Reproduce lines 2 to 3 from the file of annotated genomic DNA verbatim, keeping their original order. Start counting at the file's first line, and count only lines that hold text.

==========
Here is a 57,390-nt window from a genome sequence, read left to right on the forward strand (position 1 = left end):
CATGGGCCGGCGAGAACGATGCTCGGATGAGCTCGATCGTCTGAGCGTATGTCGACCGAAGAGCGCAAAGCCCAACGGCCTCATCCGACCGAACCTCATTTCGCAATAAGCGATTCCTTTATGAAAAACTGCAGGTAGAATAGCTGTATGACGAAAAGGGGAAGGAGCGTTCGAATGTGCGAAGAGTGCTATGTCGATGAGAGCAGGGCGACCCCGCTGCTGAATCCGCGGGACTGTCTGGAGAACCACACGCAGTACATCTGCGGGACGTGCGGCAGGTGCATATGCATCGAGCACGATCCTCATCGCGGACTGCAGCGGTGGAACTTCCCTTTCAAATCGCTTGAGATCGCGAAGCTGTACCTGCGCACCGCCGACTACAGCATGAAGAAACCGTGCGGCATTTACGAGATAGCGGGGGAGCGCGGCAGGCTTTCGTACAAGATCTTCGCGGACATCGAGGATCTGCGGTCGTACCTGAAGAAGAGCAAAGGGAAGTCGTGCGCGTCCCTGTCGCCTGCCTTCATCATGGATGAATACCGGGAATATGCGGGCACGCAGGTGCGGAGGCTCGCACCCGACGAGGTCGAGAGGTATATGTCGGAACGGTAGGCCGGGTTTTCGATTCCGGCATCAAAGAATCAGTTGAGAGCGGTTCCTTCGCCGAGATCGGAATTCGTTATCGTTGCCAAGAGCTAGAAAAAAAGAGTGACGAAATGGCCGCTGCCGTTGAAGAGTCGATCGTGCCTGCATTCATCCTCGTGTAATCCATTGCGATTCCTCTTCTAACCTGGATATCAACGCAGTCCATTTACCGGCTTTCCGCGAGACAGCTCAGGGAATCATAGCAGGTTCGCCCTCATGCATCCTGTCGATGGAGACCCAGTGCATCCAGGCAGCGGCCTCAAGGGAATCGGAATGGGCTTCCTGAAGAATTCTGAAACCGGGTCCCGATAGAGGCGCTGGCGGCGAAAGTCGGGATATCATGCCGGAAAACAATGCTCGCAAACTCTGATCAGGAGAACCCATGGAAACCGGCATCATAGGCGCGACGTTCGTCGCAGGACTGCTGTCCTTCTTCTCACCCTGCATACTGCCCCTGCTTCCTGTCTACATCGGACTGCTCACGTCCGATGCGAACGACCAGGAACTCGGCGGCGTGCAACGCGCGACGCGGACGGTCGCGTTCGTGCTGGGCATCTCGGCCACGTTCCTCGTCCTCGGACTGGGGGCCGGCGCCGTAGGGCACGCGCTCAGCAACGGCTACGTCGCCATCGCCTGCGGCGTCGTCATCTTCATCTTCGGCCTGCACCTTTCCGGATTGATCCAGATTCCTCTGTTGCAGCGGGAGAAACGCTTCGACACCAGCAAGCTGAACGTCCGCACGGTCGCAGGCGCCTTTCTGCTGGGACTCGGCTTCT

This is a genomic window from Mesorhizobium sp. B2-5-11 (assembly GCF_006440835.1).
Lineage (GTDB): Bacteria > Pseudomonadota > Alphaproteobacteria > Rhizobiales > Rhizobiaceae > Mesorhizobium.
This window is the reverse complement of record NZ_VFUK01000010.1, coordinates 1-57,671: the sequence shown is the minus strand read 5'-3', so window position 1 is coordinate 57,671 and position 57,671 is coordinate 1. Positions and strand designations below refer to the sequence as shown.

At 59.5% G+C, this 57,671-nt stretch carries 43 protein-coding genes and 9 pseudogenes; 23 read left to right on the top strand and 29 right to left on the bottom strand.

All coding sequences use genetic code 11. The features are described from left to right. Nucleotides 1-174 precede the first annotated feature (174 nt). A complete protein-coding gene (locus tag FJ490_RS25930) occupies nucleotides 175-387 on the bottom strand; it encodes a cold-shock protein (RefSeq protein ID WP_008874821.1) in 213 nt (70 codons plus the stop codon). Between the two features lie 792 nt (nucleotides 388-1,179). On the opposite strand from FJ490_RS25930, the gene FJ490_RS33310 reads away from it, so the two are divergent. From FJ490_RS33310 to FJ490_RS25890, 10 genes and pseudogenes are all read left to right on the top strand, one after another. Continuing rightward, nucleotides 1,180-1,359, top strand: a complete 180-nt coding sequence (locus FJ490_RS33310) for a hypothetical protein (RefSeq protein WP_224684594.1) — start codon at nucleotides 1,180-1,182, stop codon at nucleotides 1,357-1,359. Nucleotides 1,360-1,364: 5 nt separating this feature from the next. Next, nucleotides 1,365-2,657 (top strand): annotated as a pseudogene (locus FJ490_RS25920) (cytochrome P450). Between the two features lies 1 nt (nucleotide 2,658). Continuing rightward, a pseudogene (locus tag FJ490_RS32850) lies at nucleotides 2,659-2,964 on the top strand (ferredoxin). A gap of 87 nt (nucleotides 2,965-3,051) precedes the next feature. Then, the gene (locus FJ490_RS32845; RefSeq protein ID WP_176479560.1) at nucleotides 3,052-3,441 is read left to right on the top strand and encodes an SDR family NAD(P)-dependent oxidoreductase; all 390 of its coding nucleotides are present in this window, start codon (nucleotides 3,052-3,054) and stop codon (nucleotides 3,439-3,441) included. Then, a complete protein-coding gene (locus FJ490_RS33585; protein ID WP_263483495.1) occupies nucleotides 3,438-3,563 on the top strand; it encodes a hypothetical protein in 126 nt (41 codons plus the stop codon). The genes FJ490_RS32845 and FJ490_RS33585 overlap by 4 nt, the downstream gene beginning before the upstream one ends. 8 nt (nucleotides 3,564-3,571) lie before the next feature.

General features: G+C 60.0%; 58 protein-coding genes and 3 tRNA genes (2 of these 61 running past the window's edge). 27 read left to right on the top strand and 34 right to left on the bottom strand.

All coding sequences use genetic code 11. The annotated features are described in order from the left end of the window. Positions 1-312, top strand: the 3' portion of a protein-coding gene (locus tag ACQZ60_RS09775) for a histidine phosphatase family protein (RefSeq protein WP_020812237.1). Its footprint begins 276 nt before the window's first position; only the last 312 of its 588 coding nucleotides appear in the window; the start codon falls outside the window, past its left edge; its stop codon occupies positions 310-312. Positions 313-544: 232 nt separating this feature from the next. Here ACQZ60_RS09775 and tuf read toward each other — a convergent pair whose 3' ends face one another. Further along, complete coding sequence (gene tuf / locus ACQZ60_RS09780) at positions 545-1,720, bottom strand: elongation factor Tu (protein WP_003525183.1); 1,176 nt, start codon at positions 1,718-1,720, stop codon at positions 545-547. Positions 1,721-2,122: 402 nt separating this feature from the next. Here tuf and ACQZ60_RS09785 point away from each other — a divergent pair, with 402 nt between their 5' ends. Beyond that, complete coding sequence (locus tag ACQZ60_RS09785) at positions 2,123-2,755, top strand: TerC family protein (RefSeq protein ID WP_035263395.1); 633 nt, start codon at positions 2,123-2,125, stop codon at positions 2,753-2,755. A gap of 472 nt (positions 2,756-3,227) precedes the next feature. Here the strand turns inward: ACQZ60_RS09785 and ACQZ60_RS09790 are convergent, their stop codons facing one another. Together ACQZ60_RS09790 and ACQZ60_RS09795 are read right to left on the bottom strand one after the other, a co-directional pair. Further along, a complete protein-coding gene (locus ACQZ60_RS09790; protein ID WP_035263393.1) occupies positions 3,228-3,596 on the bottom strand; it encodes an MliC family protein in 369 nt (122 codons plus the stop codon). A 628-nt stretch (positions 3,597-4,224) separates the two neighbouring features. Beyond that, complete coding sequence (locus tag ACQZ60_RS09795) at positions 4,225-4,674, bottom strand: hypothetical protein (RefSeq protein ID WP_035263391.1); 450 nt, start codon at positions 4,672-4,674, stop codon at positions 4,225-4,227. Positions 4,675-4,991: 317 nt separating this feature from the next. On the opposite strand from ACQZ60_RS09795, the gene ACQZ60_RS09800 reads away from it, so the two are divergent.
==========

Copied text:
CATGGGCCGGCGAGAACGATGCTCGGATGAGCTCGATCGTCTGAGCGTATGTCGACCGAAGAGCGCAAAGCCCAACGGCCTCATCCGACCGAACCTCATTTCGCAATAAGCGATTCCTTTATGAAAAACTGCAGGTAGAATAGCTGTATGACGAAAAGGGGAAGGAGCGTTCGAATGTGCGAAGAGTGCTATGTCGATGAGAGCAGGGCGACCCCGCTGCTGAATCCGCGGGACTGTCTGGAGAACCACACGCAGTACATCTGCGGGACGTGCGGCAGGTGCATATGCATCGAGCACGATCCTCATCGCGGACTGCAGCGGTGGAACTTCCCTTTCAAATCGCTTGAGATCGCGAAGCTGTACCTGCGCACCGCCGACTACAGCATGAAGAAACCGTGCGGCATTTACGAGATAGCGGGGGAGCGCGGCAGGCTTTCGTACAAGATCTTCGCGGACATCGAGGATCTGCGGTCGTACCTGAAGAAGAGCAAAGGGAAGTCGTGCGCGTCCCTGTCGCCTGCCTTCATCATGGATGAATACCGGGAATATGCGGGCACGCAGGTGCGGAGGCTCGCACCCGACGAGGTCGAGAGGTATATGTCGGAACGGTAGGCCGGGTTTTCGATTCCGGCATCAAAGAATCAGTTGAGAGCGGTTCCTTCGCCGAGATCGGAATTCGTTATCGTTGCCAAGAGCTAGAAAAAAAGAGTGACGAAATGGCCGCTGCCGTTGAAGAGTCGATCGTGCCTGCATTCATCCTCGTGTAATCCATTGCGATTCCTCTTCTAACCTGGATATCAACGCAGTCCATTTACCGGCTTTCCGCGAGACAGCTCAGGGAATCATAGCAGGTTCGCCCTCATGCATCCTGTCGATGGAGACCCAGTGCATCCAGGCAGCGGCCTCAAGGGAATCGGAATGGGCTTCCTGAAGAATTCTGAAACCGGGTCCCGATAGAGGCGCTGGCGGCGAAAGTCGGGATATCATGCCGGAAAACAATGCTCGCAAACTCTGATCAGGAGAACCCATGGAAACCGGCATCATAGGCGCGACGTTCGTCGCAGGACTGCTGTCCTTCTTCTCACCCTGCATACTGCCCCTGCTTCCTGTCTACATCGGACTGCTCACGTCCGATGCGAACGACCAGGAACTCGGCGGCGTGCAACGCGCGACGCGGACGGTCGCGTTCGTGCTGGGCATCTCGGCCACGTTCCTCGTCCTCGGACTGGGGGCCGGCGCCGTAGGGCACGCGCTCAGCAACGGCTACGTCGCCATCGCCTGCGGCGTCGTCATCTTCATCTTCGGCCTGCACCTTTCCGGATTGATCCAGATTCCTCTGTTGCAGCGGGAGAAACGCTTCGACACCAGCAAGCTGAACGTCCGCACGGTCGCAGGCGCCTTTCTGCTGGGACTCGGCTTCT

This is a genomic window from Mesorhizobium sp. B2-5-11 (assembly GCF_006440835.1).